Hamas official says group would lay down its arms if an independent Palestinian state is established

Al-Hayya, a high-ranking Hamas official who has represented the Palestinian militants in negotiations for a cease-fire and hostage exchange, struck a sometimes defiant and other times conciliatory tone.

Speaking in Istanbul, Al-Hayya said Hamas wants to join the Palestine Liberation Organization, headed by the rival Fatah faction, to form a unified government for Gaza and the West Bank. He said Hamas would accept “a fully sovereign Palestinian state in the West Bank and Gaza Strip and the return of Palestinian refugees in accordance with the international resolutions,” along Israel’s pre-1967 borders.

If that happens, he said, the group’s military wing would dissolve.

“All the experiences of people who fought against occupiers, when they became independent and obtained their rights and their state, what have these forces done? They have turned into political parties and their defending fighting forces have turned into the national army,” he said.

Over the years, Hamas has sometimes moderated its public position with respect to the possibility of a Palestinian state alongside Israel. But its political program still officially “rejects any alternative to the full liberation of Palestine, from the river to the sea” — referring to the area reaching from the Jordan River to the Mediterranean Sea, which includes lands that now makeup Israel.

Al-Hayya did not say whether his apparent embrace of a two-state solution would amount to an end to the Palestinian conflict with Israel or an interim step toward the group’s stated goal of destroying Israel.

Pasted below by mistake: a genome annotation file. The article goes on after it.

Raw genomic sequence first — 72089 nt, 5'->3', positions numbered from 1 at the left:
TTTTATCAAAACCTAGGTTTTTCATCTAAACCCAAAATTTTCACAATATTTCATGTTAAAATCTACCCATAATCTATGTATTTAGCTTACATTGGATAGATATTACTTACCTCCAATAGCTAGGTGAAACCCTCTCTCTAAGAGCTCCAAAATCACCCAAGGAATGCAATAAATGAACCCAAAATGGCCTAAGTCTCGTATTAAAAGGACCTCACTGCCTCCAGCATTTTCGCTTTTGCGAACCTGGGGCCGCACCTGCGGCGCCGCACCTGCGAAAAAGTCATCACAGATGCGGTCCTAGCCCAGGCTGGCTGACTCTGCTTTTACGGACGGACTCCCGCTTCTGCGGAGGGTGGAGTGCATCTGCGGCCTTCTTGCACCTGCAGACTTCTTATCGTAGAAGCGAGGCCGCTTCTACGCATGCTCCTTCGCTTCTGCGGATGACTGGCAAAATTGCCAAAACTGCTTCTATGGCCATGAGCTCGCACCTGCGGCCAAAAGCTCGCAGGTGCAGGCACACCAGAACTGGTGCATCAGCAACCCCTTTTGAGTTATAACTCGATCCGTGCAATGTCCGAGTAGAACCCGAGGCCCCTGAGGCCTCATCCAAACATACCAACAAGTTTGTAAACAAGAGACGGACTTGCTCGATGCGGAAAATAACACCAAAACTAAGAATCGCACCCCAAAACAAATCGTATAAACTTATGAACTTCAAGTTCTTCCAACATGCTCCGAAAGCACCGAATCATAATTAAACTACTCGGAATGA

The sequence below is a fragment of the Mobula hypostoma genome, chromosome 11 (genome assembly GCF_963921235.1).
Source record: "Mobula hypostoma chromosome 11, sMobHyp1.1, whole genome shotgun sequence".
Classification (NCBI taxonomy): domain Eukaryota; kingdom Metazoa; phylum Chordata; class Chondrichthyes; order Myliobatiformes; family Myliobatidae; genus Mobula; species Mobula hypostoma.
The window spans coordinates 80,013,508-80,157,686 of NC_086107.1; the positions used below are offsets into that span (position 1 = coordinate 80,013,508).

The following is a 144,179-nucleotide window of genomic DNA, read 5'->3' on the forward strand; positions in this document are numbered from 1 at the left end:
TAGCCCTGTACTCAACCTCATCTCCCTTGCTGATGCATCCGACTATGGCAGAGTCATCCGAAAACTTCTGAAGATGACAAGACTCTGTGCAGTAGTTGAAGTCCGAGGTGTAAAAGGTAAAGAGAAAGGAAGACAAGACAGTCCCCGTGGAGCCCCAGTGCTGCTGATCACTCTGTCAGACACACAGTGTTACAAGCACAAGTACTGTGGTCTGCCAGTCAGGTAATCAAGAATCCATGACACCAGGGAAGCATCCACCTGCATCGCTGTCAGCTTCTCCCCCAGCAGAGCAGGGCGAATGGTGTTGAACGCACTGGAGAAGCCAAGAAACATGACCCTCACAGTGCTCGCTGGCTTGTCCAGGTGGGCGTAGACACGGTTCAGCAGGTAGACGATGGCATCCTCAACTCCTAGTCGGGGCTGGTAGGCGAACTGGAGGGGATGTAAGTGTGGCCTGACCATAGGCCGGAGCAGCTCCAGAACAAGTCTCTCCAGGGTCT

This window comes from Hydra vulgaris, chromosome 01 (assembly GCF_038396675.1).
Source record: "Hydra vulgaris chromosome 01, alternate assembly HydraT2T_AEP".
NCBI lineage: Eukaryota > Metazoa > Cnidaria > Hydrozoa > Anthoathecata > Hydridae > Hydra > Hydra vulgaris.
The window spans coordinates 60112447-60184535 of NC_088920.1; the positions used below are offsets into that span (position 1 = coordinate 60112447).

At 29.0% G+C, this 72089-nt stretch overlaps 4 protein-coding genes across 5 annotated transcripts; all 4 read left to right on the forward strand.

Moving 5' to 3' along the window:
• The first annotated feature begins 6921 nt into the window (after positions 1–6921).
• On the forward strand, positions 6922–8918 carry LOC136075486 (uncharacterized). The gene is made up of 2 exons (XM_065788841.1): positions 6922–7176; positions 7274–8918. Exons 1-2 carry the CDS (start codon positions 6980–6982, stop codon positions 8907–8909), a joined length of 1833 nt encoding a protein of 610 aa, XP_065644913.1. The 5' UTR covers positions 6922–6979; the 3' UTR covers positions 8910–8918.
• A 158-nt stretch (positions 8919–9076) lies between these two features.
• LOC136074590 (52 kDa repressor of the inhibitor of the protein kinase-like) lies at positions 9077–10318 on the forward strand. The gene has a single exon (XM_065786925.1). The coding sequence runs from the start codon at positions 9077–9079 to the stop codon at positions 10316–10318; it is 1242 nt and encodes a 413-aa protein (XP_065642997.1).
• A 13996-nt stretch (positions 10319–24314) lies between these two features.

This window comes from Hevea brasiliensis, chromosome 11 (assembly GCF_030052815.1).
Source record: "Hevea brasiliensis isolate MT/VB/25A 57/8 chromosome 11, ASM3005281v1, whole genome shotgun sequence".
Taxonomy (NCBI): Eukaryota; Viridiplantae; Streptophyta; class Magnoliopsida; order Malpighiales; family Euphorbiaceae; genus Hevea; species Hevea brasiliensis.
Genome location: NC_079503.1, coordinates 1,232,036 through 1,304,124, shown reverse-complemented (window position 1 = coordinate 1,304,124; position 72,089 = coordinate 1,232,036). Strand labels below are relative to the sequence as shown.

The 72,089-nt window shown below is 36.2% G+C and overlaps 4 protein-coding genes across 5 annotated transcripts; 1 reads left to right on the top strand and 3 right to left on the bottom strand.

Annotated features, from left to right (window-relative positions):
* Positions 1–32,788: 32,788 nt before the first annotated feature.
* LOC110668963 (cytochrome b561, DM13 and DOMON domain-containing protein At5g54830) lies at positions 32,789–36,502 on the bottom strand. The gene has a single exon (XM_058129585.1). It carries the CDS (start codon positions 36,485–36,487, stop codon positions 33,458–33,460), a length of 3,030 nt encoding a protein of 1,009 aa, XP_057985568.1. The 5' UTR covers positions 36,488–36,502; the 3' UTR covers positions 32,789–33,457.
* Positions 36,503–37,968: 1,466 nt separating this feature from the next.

Ophir Falk, a foreign policy adviser to Israeli Prime Minister Benjamin Netanyahu, declined to comment on Al-Hayya’s comments, dismissing him as a “high-ranking terrorist.” But he said Hamas had broken a previous truce with its Oct. 7 attack on southern Israel in which militants killed about 1,200 people, mostly civilians. Militants dragged some 250 hostages into the enclave.

There was no immediate reaction from the PLO or the Fatah-led Palestinian Authority, the internationally recognized self-ruled government that Hamas drove out when it seized Gaza in 2007, a year after winning Palestinian parliamentary elections. After the Hamas takeover of Gaza, the Palestinian Authority was left with administering semi-autonomous pockets of the Israeli-occupied West Bank.

The Palestinian Authority hopes to establish an independent state in the West Bank, east Jerusalem, and Gaza — areas captured by Israel in the 1967 Mideast war. While the international community overwhelmingly supports such a two-state solution, Netanyahu’s hard-line government rejects it.

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